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Students Get an Opportunity for Q&A with Four Nobel Laureates at Intel ISEF 2013

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Every year since 1997, finalists at the Intel International Science and Engineering Fair (Intel ISEF) have had the opportunity to submit questions and attend a panel presentation by Nobel Laureates. Intel ISEF 2013 was no exception.

The panelists: J. Michael Bishop (Physiology/Medicine, 1989), H. Robert Horvitz (Chemistry, 2002), Harold Kroto (Chemistry, 1996), and Douglas Osheroff (Physics, 1996) spent several hours with the finalists answering questions and then participating in an autograph and photo session. The panel was moderated by Joe Palca, Science Correspondent at NPR.

The Nobel Laureates started things off by each providing a 60-second synopsis of their research careers and then jumped into a Q & A session with students whose questions had been pre-selected. Students had the opportunity to ask:

  • What one thing would you change about your research career?
  • Where did you go to college and how did you know it was the right choice for you?
  • What scientific problem do you find most personally intriguing and what do you predict will happen with research in the next 50 years?
  • What was the moment of greatest influence in your life?
  • What advice do you have for students and what was the best advice you have received?
  • How do you see high school student research impacting research in general?
  • What was an unexpected obstacle you encountered in your research?
  • How are the sequester and budget cuts impacting STEM research, now and in the future?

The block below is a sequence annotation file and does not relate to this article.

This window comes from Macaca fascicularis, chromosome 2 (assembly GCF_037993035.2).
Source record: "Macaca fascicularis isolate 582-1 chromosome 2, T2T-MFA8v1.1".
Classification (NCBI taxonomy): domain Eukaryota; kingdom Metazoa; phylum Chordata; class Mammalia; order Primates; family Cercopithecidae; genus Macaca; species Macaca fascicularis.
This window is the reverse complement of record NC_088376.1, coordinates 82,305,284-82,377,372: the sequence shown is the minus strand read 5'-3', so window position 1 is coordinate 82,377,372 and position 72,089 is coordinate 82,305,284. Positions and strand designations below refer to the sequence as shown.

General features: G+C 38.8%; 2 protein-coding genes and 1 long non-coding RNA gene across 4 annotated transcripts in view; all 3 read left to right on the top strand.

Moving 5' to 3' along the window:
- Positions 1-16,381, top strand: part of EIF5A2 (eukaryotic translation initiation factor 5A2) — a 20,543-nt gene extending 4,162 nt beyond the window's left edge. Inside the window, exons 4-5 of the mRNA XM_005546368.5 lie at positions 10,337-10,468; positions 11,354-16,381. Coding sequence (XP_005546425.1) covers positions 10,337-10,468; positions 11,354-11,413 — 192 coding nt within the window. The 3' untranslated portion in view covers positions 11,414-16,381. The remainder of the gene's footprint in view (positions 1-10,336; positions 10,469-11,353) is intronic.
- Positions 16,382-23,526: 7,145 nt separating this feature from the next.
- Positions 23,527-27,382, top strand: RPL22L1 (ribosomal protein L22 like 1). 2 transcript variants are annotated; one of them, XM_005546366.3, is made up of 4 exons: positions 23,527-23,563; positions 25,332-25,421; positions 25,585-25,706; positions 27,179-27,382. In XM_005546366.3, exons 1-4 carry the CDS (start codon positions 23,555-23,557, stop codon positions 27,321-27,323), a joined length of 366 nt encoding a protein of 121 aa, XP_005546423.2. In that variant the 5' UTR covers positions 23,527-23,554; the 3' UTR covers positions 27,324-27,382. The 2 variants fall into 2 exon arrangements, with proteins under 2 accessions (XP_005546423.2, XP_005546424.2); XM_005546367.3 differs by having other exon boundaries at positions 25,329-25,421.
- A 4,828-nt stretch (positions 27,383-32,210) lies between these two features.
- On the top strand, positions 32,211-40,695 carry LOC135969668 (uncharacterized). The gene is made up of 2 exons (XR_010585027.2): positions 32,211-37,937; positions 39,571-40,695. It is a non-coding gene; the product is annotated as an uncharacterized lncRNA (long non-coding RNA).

• What bad or good research habits do you have?
  • What was your most illuminating experience outside of the lab?
  • What one question would you answer if you could?
  • How do you balance your personal and professional lives?
  • If you could do new research in a field different than your own, what field would you focus on?
  • Does your standing as a Nobel Prize-winning scientist impact your responsibility as a citizen?
  • Did you participate in science fairs when you were younger?
  • And finally-who would play you in a movie?

Harold Kroto spoke to finalists about his initial desire to be a graphic artist, the importance of having a teacher that understands you and can provide you with good advice, and advised students to work on topics they are passionate about, even if no one else thinks they are important. He also talked about how in his life he has felt he was surrounded with people that were smarter than him, but that “science is not about being the smartest guy on the block. It’s about diving in and trying something, and if that doesn’t work, diving in again.”

Douglas Osheroff encouraged finalists to challenge themselves and recognize that the value of high school research is in giving yourself tools for the future, hopefully which will lead you to a career. Osheroff added that “brilliance is nice, but creativity is what solves problems.” He said if he was starting out in research now, he would focus on environmental science and problems such as how to replace energy sources like fossil fuels.

J. Michael Bishop talked about the value of a liberal arts education, even if you are going to focus on and have a career in the sciences. He continues to work on his research into the causes of cancer, as he believes it is “much better to prevent disease than to have to treat and cure.” Bishop urged students to “read outside their textbooks.” He was inspired to go into molecular biology by an article he came across in a science magazine while in school.

H. Robert Horvitz went to MIT for undergraduate studies after a guidance counselor suggested he should apply to a school on the East Coast and he told them to pick one. He talked about how “those things we can’t predict are often the most exciting,” and mentioned his particular interest in the future of research into the brain. He encouraged students not to be afraid to switch to a different path from the one they are on if something interests them, as he decided to go to graduate school to study biology after receiving a degree in math and economics. He also urged students not to be afraid to fail.

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